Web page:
John DaSilva, design principal of PSD and lead architect on the project—which he dubbed “High Point”—worked to achieve that sense of playfulness in the exterior, starting with the façade. Staggered rooflines, a curved bump on one side, and a swooping roof above the screened-in porch play off of the sloped nature of the site and give the house a unique geometric form and whimsical character. DaSilva describes the façade as “balanced asymmetry.” “The entry porch, the over-scaled window above it, and the windows to the right and the left of the entry porch are symmetrical, and they are powerful enough in their symmetry to allow everything that’s around them to be asymmetrical,” he explains, noting the gambrel nature of the roof and the off-centered front door.

Two columns, set flat against the house, flank the arched front entry porch. DaSilva calls these type of columns “carpenters columns.” “It’s a column but at the same time a representation of a column,” he says. “It’s like a drawing of a column made into an actual architectural element. That’s friendlier and less formal, and a little more endearing than a traditional, classical column.”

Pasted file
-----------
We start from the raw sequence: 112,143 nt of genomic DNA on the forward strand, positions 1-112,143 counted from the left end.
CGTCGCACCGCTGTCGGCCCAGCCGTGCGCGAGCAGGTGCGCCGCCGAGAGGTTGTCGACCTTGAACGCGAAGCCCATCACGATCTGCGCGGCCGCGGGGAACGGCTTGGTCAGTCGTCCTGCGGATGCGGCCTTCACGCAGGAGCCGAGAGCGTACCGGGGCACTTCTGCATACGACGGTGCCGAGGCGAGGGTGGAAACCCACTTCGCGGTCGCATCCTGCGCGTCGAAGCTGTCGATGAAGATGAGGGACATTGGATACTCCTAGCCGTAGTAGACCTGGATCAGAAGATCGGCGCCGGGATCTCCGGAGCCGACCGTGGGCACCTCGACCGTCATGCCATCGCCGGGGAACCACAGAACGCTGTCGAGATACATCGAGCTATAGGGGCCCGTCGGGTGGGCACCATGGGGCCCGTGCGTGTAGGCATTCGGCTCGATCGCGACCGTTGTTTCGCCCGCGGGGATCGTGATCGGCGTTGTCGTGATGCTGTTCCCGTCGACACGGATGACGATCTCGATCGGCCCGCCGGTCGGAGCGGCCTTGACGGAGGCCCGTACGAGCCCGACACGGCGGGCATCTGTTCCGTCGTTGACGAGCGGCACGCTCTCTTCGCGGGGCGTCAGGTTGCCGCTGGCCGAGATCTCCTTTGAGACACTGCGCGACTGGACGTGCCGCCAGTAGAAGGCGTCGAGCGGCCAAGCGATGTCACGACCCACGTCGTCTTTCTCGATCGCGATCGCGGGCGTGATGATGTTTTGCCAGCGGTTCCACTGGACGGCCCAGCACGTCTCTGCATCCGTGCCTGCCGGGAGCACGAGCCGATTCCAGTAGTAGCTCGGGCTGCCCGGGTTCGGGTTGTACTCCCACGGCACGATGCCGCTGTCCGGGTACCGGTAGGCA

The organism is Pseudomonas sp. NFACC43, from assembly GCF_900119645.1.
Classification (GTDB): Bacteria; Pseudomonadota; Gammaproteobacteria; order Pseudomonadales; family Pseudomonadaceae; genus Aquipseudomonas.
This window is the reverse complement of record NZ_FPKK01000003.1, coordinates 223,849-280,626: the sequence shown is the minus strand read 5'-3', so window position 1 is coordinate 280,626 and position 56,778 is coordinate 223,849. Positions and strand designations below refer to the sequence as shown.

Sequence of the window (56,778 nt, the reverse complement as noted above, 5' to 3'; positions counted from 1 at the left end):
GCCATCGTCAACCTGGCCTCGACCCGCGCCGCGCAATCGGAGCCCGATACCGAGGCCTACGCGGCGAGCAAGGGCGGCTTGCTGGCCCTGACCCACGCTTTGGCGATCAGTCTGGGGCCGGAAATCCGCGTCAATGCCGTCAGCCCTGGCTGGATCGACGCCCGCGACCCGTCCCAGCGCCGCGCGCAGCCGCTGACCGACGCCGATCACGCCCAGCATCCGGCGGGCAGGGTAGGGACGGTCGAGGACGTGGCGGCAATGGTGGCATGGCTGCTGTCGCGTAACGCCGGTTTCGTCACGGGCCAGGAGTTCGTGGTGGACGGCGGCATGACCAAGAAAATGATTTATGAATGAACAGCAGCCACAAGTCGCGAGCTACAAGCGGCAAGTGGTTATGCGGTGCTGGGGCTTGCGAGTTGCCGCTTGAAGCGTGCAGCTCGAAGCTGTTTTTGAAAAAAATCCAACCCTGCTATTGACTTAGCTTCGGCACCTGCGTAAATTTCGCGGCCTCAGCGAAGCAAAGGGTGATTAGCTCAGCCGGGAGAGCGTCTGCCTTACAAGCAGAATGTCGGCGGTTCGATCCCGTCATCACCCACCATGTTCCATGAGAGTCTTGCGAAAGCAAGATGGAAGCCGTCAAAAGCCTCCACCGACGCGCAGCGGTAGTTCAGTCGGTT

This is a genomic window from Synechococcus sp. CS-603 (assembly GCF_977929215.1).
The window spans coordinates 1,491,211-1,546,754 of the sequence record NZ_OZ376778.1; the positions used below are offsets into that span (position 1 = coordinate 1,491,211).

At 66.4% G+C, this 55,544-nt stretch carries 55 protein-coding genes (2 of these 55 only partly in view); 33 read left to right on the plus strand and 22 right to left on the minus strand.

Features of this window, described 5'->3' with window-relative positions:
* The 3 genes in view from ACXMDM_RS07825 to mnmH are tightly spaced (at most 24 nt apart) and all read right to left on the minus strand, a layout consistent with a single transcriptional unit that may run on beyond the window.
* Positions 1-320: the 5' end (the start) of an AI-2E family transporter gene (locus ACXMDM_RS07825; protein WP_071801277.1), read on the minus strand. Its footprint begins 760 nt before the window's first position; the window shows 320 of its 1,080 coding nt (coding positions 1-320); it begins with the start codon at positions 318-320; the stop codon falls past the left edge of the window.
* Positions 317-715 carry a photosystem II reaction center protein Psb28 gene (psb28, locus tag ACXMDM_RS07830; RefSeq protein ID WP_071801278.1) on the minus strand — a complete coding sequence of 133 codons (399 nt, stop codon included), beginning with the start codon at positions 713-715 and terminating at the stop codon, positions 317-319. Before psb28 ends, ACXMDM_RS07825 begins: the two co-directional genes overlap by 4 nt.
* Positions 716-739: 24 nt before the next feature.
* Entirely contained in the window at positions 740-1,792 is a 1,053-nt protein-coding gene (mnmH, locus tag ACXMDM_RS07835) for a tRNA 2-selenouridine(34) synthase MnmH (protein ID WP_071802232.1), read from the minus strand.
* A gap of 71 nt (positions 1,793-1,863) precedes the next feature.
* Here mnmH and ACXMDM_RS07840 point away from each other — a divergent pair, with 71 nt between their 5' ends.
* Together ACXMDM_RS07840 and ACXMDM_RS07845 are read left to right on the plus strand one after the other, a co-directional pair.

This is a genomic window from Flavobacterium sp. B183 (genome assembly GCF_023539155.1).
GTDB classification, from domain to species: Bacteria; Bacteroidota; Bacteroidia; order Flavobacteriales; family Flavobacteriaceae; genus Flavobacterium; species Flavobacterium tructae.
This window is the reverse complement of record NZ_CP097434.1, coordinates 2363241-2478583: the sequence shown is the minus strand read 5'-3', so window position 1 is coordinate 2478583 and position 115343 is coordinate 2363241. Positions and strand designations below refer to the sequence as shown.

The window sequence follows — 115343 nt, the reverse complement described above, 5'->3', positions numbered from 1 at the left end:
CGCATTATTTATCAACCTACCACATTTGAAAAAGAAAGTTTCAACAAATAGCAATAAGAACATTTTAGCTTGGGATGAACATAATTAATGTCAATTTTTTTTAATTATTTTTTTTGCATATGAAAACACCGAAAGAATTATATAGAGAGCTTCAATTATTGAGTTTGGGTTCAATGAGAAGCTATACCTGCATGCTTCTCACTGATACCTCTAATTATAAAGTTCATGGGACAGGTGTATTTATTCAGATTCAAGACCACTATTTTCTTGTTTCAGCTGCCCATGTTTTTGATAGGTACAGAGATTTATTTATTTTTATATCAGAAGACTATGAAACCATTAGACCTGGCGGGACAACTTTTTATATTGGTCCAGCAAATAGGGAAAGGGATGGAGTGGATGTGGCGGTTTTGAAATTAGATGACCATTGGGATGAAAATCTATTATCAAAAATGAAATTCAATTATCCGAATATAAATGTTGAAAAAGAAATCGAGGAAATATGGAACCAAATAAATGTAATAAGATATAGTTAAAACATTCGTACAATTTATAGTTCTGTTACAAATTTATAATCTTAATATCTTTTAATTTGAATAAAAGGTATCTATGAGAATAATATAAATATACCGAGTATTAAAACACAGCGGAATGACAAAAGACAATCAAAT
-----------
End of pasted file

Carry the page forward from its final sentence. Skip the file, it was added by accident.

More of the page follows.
From the right side of the exterior, a corner of the master bedroom sits above the screened-in porch’s projecting roof. That roof, coupled with the pyramid-like one atop the master, conjures up the image of an Asian teahouse. To DaSilva, High Point is a perfect example of associationism in architecture, meaning a building can elicit subjective associations with other objects or other ideas brought about simply by looking at the building. “When looking at this house, you can see various different things. You can see a teapot. You can see a tugboat—the house has motion. You can see a dancer with one hand up and one hand down. You can go on and on,” DaSilva says.